The Uvalde teen school shooter griped about being bullied in fourth grade at Robb Elementary just weeks before slaughtering 19 fourth-graders and two teachers in his old classroom there, according to an explosive new investigative report.
The probe, conducted by a special Texas House panel into the deadly debacle, also suggested it was little surprise to those who knew 18-year-old fiend Salvador Ramos — and even strangers who randomly encountered him — that he might be capable of such horror.
He was routinely teased by friends who called him a “school shooter,” and customers of the gun store where he went to buy his weapons a week before the massacre told the FBI he “looked like one of those school shooters.’’
The brooding, anti-social, black-clad teen apparently thought he could be a sociopath, Googling the term and receiving an e-mail about obtaining psychological treatment for sociopathy, the report said.
The report, released Sunday, also revealed that an ex-girlfriend told investigators Ramos once confided in her that one of his mom’s former boyfriends molested him at an early age but that his mother didn’t believe him.
It was no coincidence that Ramos attacked his former fourth-grade classroom, report testimony suggested. Before the shooting, he told a friend about how the year had been traumatic for him.
Members of his family told investigators that Ramos was bullied during that year over a speech impediment. Once, a student tied his shoelaces together, and he fell on his face. Students also mocked him for his “short haircut” and for wearing the same clothes day after day, which he did because his family couldn’t afford new ones.
Ramos’ old fourth-grade teacher told investigators she met with the boy’s mother that year to discuss the bullying and that she had promised her that she would try to give him a good experience in her class.
The instructor claimed it was a good year for the Ramos and said her classroom was a safe place for him.
His old teacher was in the building at the time of his deadly attack in May, although in a different classroom.
Ramos had a difficult home life that didn’t provide much comfort as he struggled in school, the report said. His mother, referred to as “A.R.” in the investigation, had a history of drug abuse and had two misdemeanors, one for theft and another for a family-violence assault.
Ramos was born in Fargo, ND, but moved to Uvalde with his mother, and she spilt from his father early in his life. His father was largely absent from his life.
His family, like many in Uvalde, struggled with money, the report said. Ramos would often “hoard money” and told people he was “saving for something big.”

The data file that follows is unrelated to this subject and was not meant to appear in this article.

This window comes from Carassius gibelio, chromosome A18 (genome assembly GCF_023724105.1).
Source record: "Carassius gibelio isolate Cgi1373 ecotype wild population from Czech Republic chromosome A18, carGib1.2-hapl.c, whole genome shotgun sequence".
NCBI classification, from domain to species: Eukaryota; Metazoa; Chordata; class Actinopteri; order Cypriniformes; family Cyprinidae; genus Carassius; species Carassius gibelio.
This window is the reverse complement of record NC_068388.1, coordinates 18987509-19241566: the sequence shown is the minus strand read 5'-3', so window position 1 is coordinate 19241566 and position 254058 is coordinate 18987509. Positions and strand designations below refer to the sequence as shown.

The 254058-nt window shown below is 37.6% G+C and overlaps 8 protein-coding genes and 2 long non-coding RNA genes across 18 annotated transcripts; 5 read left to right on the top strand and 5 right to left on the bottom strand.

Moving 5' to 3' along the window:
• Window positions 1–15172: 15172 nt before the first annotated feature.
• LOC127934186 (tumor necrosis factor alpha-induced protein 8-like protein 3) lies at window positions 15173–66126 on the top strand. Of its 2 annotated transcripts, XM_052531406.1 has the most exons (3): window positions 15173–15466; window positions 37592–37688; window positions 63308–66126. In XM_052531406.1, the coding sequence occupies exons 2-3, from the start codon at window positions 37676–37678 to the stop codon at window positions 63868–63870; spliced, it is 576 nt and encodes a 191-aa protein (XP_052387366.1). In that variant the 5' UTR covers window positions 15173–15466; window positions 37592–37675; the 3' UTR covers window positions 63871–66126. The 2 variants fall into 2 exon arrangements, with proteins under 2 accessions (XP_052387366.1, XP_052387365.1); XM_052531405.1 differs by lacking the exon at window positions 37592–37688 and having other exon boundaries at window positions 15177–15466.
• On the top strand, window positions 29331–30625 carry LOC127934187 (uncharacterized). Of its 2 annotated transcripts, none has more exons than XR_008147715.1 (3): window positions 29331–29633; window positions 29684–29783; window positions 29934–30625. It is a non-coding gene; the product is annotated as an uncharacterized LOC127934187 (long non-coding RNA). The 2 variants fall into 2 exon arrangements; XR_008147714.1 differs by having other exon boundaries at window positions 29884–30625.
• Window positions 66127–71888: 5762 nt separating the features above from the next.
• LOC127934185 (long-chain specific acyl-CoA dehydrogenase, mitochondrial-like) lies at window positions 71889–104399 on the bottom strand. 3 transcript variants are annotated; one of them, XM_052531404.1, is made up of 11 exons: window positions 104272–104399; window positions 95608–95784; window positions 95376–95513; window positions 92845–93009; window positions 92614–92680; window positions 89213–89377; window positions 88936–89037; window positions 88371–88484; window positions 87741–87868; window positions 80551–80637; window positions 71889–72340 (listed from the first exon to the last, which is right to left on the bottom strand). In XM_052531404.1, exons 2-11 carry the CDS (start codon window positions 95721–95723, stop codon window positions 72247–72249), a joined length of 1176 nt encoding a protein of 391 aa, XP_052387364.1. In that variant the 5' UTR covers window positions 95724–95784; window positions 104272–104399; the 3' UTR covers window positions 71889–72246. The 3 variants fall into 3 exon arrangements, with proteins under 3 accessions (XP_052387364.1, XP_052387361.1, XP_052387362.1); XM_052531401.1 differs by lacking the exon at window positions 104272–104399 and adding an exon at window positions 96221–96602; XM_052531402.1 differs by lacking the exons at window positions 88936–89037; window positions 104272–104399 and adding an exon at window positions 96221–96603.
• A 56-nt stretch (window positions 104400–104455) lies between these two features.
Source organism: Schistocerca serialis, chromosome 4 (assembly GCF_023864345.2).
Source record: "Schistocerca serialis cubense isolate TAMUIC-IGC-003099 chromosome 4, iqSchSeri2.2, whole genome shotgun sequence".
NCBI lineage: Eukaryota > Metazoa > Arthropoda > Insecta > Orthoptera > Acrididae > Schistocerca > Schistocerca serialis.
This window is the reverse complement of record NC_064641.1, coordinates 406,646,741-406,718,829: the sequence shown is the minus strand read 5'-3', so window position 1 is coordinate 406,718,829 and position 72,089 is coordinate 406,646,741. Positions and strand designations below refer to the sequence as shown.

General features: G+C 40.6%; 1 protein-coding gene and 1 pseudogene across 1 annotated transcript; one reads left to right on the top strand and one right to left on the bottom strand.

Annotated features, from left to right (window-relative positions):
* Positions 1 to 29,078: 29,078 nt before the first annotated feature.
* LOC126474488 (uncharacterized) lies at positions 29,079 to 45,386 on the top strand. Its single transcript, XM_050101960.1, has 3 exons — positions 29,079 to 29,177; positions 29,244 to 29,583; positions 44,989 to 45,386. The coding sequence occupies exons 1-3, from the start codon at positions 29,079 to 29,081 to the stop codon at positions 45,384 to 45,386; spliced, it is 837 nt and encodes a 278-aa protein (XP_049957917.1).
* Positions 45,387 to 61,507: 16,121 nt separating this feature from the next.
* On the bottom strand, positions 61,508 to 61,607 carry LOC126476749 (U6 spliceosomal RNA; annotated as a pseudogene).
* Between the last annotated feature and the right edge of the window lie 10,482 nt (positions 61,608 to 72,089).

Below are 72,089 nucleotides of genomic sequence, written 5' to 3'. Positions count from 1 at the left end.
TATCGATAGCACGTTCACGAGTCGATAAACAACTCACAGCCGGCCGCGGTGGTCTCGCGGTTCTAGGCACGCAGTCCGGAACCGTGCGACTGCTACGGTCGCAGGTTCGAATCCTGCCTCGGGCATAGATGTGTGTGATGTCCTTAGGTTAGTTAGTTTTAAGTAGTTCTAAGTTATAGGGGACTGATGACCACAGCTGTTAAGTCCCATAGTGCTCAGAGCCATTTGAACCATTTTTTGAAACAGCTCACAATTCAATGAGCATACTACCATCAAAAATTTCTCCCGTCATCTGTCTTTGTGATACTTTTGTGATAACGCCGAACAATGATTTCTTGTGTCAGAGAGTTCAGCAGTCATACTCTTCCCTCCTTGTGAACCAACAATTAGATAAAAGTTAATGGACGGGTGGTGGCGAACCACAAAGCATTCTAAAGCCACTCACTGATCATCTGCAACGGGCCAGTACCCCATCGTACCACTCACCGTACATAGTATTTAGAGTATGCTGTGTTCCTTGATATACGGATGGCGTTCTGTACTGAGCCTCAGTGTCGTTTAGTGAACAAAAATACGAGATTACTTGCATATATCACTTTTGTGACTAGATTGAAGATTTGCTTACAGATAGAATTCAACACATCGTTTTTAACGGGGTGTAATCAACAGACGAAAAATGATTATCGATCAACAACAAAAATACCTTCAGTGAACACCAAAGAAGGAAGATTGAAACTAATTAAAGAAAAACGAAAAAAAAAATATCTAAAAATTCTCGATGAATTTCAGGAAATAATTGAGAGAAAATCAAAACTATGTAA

He was raised in large part by his grandmother, Celia Gonzalez, who he shot in the face before carrying out his rampage. He had moved in with her in early 2022 after a fight with his mother. Gonzalez, 66, was only released from the hospital last week.
HIS LAST YEAR
As students returned to in-person learning after the COVID-19 lockdown, Ramos dropped out of school, the report said. By age 17, he had only completely freshman year of high school and suffered poor grades. He also had an eating disorder, his own notes revealed.
During this time, he took a “dark path,” the report said.
“An ex-boyfriend of his mother A.R. described the attacker to an investigating Texas Ranger as a loner who punched holes in the walls of his room after arguments with her,” the report said.
With no driver’s license or car, he was left alone and spent much of his time online and playing violent video games.
Ramos girlfriend at the time said he was lonely and depressed and that the few friends he had called him a “school shooter.” When she broke up with him, he harassed her and her friends, she said.
It was during this time that Ramos “began to demonstrate interest in gore and violent sex, watching and sometimes sharing gruesome videos and images of suicides, beheadings, accidents, and … sending unexpected explicit messages to others online,” the report detailed.
Ramos also hungered for fame and notoriety, according to investigators. After receiving a few views on TikTok and YouTube videos he made, Ramos bragged about being famous.
On the French streaming platform Yubo, “the attacker spoke enviously of publicity given to a murderer and animal abuser whose story became widely known after a Netflix documentary,” the report said.
At 17, he unsuccessfully asked two people to buy him guns, and his family was aware he was trying to get his hands on weapons before he legally could.
Most chilling, he became obsessed with school shootings. On Yubo, online friends called him “Yubo’s school shooter.
“Those with whom he played games taunted him with a similar nickname so often that it became a running joke,” the report said. “Even those he personally knew in his local chat group began calling him ‘the school shooter’ after he shared pictures of himself wearing the plate carrier he’d bought and posing with a BB gun.”
— Additional reporting by Gabrielle Fonrouge